There is also linked site where you can join in a discussion of the issues.

Setting the record straight on cancer research


Cancer research is about testing evidence strenuously and objectively and can’t be judged by innuendo, conspiracy theories and pseudoscience, writes Steve Buist.

First things first. I’m not a doctor, and I’m certainly not an oncologist, so do with that information what you wish.
I do have a degree in biological science, and I’ve written about cancer for the past 18 years, which has given me the chance to learn from some of the best researchers around.
Science is the process of gathering information through the ongoing application of critical thinking. Science is about evidence and testing that evidence strenuously and objectively.
I believe in evidence-based medicine. I also believe in evidence-based journalism.
Recently, the Hamilton Spectator published an opinion piece with the provocative headline, “War on cancer, like the one on drugs, has failed us.
The piece relied heavily on innuendo, conspiracy theories and pseudoscience rather than evidence. I think it was irresponsible, bordering on dangerous.
Among the piece’s most absurd statements: that there is no known cure for cancer, that we should stop looking for a cure for cancer, that Big Pharma is sitting on a cure for cancer (which seems contradictory to the first two points), that people don’t die of cancer, and that 75 per cent of doctors would refuse chemotherapy themselves.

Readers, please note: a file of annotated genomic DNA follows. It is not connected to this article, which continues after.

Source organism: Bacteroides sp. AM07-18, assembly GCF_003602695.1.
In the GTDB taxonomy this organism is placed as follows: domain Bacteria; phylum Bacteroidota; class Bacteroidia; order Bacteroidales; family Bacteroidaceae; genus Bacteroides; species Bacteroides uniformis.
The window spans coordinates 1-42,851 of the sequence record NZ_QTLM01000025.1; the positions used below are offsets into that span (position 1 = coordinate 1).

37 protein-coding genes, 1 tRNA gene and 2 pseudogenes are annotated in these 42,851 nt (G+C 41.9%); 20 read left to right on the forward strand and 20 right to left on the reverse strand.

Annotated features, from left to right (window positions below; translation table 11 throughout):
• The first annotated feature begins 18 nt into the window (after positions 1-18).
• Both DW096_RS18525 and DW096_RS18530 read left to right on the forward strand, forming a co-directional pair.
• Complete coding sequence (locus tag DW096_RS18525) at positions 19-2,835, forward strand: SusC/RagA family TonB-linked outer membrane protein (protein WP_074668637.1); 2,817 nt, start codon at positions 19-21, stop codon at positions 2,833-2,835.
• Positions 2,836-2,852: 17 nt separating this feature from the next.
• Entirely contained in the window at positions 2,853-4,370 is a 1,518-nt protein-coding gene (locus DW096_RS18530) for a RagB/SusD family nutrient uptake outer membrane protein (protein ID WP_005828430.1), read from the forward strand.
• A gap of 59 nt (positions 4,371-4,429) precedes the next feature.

Where to even begin?
Let’s tackle the last point first, which the author stated came from “one survey” he had seen.
It turns out that, upon closer inspection, the 75 per cent figure has been taken out of context  from a survey that asked doctors a very specific question about a very specific type of harsh chemotherapy for a very specific type of incurable cancer in its terminal stage. That’s irresponsible.
No cure for cancer? That will come as a surprise to the many men who have been treated successfully for testicular cancer, which has a 97 per cent survival rate, or prostate cancer, which has a 96 per cent cure rate (based on five year survival). For women with breast cancer, nearly 90 per cent of them can expect to survive five years or more.
Overall, two out of three cancer patients will now survive at least five years, the amount of time once considered the standard to be deemed a cure. That’s up significantly from about 50 per cent two decades ago.
Could medicine be doing better? Sure. The war on cancer has been disappointing, if a 100% survival is seen as the goal. Treating metastatic cancer remains a particular challenge.
But part of the problem is that we’ve given one label – cancer – to a disease with a couple of hundred different types. It’s not surprising that finding solutions to hundreds of different problems has proven to be a challenge.